Thanks to passage of propositions 1E and 84, the state has had significant funds to invest in levees, already investing about $300 million in Delta levees since 2005, and will continue to do so, he said. “We have about $300 million left for that investment; but that won’t complete the job. We know we need to move forward, both in improving Delta levees, improving emergency response and helping us deal with the coming effects of climate change.”
“The important word of the day is balance. How do we achieve all of those goals and objectives in a balanced way that is right for California.”
DIRECTOR CHUCK BONHAM QUOTES THE TALKING HEADS
Chuck Bonham began by saying that he personally takes the Bay Delta Conservation Plan and what the department brings to the discussions very seriously. “At some point in this process, DWR and Director Mark Cowin will submit an application for review; that is an important distinction for our department between offering opinion, advice and input, while reserving decision making to avoid being predecisional,” he said, adding that once they receive the packet, they will review it to determine if it can be permitted. “We are not there yet, but that’s on our horizon.”
“I struggled this morning on my commute with ways I could bring up a topic which I worry is in the background but on your mind like it’s on my mind,” he said, and he heard the song “Once in a Lifetime” from the Talking Heads. “Part of the song is … “ you may ask yourself how do you find yourself here, you may ask yourself, am I right, am I wrong” and I thought that was perhaps the way to bring up a topic on my mind.”
“You may ask yourself, can the Delta be saved? You may ask yourself, should it be saved? You may ask yourself what does save mean, and could you find a consistent definition given that so many diverse interests care so deeply about the Delta? You may ask yourself, how could it be saved given it’s one of the most complex and always evolving places on the planet?Now my answers to those questions are to tell you what our department is focused on with clarity and resolution,” said Mr. Bonham.
“I know, first, that now is the time to try, because if we don’t, our problems will only get worse,” he said. “I am certain that if we don’t address our ecological problems today, our children will have a more difficult challenge.”
[pullquote align=”left|center|right” textalign=”left|center|right” width=”30%”]“You may ask yourself, can the Delta be saved? You may ask yourself, should it be saved? You may ask yourself what does save mean, and could you find a consistent definition given that so many diverse interests care so deeply about the Delta? You may ask yourself, how could it be saved given it’s one of the most complex and always evolving places on the planet? — Director Chuck Bonham[/pullquote]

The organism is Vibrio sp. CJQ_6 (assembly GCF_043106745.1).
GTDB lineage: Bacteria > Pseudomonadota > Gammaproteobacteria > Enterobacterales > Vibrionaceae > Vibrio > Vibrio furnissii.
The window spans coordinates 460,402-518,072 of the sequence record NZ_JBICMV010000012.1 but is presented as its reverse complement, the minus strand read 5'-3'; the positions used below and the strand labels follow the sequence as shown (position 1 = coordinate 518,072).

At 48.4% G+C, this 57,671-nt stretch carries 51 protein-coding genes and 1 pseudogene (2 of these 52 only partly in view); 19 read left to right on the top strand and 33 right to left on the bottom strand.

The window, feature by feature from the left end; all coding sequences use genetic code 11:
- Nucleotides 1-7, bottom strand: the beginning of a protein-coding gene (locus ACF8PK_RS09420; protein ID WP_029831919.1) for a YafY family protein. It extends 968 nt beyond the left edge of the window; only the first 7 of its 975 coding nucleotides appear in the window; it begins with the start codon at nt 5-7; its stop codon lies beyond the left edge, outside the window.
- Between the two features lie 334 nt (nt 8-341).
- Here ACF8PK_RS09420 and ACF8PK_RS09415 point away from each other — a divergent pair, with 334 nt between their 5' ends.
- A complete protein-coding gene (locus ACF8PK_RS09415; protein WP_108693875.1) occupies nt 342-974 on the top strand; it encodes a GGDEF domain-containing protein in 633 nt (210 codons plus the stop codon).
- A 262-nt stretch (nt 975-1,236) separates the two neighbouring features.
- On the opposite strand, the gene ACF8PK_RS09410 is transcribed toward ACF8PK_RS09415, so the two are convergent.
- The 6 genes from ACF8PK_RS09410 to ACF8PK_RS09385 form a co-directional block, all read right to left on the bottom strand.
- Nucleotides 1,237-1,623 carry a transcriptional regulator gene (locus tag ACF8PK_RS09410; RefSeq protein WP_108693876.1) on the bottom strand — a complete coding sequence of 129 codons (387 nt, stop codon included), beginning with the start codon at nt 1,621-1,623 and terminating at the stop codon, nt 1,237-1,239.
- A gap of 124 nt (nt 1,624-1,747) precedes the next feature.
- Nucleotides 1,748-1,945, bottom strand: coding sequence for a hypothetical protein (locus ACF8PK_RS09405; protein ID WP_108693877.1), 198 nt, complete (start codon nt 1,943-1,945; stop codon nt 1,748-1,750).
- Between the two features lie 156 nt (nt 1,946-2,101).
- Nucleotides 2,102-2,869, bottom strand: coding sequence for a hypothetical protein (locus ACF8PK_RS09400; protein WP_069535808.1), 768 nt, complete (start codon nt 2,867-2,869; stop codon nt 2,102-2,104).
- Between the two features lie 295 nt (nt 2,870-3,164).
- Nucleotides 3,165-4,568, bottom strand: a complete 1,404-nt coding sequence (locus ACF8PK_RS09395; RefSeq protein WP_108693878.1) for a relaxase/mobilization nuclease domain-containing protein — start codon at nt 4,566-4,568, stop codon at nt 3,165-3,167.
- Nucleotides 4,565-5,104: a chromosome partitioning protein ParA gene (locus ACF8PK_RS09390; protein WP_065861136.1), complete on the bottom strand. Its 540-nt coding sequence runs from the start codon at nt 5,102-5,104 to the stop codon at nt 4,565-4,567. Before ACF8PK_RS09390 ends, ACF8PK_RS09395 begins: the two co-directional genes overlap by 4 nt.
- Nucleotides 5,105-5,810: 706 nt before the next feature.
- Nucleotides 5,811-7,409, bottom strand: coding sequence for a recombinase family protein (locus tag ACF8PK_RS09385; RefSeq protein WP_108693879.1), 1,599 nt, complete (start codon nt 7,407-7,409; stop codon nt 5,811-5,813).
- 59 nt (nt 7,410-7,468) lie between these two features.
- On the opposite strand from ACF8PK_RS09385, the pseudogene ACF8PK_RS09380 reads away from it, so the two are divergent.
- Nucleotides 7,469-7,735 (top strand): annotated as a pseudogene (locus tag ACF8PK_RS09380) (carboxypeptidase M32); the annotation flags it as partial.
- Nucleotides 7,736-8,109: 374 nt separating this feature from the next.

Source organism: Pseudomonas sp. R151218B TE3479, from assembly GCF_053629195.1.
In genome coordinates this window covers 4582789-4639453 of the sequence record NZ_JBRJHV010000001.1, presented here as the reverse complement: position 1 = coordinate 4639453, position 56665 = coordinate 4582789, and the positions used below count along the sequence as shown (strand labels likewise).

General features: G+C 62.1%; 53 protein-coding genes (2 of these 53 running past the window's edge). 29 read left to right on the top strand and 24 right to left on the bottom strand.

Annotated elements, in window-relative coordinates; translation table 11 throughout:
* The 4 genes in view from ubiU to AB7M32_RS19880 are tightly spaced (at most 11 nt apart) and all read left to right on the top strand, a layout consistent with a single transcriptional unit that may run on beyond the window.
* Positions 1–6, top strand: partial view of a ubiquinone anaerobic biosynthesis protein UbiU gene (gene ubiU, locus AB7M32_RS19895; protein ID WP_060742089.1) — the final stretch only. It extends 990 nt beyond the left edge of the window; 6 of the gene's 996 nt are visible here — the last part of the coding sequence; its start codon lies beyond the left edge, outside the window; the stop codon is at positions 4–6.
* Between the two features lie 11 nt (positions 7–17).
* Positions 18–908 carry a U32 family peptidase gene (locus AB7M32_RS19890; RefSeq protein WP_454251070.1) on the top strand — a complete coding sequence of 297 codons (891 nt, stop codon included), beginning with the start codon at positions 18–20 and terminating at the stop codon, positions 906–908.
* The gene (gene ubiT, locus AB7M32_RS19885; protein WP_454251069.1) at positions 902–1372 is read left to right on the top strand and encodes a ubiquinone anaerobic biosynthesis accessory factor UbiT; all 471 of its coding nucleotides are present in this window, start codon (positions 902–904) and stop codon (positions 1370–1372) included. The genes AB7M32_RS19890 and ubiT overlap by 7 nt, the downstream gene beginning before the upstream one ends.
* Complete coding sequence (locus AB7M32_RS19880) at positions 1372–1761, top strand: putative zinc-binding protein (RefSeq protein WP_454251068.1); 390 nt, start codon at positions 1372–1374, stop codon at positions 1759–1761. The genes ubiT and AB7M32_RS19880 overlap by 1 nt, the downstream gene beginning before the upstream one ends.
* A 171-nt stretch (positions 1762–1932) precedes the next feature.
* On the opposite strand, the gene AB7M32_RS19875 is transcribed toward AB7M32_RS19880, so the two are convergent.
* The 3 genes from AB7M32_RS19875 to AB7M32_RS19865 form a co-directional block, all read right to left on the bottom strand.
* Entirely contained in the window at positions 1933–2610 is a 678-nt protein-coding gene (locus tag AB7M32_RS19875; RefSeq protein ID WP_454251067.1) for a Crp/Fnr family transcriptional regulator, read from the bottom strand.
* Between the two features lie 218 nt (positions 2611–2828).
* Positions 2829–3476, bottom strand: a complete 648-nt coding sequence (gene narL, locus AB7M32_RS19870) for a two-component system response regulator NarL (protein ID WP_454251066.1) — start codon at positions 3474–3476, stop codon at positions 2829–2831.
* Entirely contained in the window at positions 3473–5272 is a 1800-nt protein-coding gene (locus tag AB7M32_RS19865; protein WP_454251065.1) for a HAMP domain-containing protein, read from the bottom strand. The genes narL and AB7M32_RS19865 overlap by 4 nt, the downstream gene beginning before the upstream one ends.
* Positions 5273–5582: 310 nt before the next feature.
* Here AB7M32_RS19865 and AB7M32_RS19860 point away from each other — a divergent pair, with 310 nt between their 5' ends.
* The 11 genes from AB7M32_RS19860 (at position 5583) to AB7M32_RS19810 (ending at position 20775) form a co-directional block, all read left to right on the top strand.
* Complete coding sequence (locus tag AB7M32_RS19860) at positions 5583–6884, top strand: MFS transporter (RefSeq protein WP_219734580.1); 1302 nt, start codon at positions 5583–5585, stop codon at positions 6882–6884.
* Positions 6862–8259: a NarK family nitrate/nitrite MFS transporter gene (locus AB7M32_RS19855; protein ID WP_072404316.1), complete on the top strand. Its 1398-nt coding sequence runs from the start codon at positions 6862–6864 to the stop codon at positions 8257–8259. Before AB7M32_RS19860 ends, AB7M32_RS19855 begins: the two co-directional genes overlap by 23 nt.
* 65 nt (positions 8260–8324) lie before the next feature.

“Second thing I know, it’s not going to be easy. But in my view the BDCP, as of today, in draft form, is a good faith effort to do the third thing that’s on my mind, which is achieve both of the coequal goals that you established in 2009. Our department represents one of those goals,” he said, noting that the department’s mission is to take care of the state’s animals and plants and the habitat they depend upon for their ecological value as well as their use and enjoyment.
However, it will take much more than a successful BDCP to ensure a healthy ecosystem, Mr. Bonham said. “We will need a productive and ultimately successful State Water Board process around flow requirements, we will need to foster long running and effective relationships with landowners around how we may restore the landscape, we need to work well with the upper Sacramento River water users community to consider restoration and flow contribution there, we need to ensure we complete the restoration of the main stem San Joaquin River and we need to build a relationship with those who operate water projects in the tributaries to the San Joaquin and have a conversation potentially about their proportional contribution,” he said.